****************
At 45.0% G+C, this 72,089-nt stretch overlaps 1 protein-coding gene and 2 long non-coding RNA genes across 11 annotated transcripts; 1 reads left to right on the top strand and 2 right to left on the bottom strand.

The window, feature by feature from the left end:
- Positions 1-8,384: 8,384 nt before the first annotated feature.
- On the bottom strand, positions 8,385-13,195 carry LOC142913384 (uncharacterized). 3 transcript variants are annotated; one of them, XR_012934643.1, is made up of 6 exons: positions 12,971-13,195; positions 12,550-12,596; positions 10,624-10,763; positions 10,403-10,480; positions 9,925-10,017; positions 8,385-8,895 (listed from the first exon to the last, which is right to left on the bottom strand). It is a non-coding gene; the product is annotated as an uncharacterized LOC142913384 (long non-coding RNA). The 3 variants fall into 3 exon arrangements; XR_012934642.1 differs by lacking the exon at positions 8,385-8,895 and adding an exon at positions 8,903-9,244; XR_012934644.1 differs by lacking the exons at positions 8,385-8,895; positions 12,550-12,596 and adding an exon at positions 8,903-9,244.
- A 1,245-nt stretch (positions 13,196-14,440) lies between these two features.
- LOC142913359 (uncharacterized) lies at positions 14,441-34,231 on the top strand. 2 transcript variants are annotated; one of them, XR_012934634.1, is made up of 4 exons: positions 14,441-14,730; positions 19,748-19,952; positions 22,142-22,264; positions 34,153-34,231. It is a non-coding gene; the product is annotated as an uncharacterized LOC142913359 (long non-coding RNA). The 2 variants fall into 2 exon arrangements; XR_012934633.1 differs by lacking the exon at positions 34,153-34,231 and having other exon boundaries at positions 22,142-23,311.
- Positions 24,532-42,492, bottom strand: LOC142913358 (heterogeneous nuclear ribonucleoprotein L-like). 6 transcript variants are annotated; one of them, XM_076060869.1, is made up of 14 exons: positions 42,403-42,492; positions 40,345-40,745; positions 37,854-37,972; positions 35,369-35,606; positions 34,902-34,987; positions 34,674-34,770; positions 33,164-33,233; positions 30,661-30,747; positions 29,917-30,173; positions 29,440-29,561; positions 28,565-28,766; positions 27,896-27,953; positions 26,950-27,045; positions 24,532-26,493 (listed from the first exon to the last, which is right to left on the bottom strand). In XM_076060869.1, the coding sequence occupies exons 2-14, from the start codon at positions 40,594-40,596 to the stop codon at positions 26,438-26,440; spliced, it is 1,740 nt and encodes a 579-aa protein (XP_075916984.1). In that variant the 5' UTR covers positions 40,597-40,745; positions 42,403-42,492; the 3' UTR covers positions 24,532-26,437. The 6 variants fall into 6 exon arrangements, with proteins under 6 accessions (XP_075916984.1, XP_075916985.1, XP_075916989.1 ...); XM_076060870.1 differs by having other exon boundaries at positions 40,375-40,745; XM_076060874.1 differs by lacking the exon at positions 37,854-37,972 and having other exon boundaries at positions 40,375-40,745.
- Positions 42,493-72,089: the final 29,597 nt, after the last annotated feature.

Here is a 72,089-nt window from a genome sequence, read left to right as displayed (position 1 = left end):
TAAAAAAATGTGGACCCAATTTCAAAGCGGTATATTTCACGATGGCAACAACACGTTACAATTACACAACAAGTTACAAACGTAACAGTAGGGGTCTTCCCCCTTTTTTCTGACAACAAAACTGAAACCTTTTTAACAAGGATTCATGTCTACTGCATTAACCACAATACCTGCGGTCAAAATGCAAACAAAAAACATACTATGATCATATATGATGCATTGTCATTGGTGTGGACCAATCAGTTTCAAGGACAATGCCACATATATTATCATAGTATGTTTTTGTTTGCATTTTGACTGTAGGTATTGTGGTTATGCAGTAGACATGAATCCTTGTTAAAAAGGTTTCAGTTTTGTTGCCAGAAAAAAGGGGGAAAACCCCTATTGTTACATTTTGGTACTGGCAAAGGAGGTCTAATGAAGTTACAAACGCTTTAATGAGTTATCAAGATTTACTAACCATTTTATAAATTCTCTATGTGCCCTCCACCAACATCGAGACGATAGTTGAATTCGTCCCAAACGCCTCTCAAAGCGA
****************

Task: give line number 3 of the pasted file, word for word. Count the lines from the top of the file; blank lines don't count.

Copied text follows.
- Positions 1-8,384: 8,384 nt before the first annotated feature.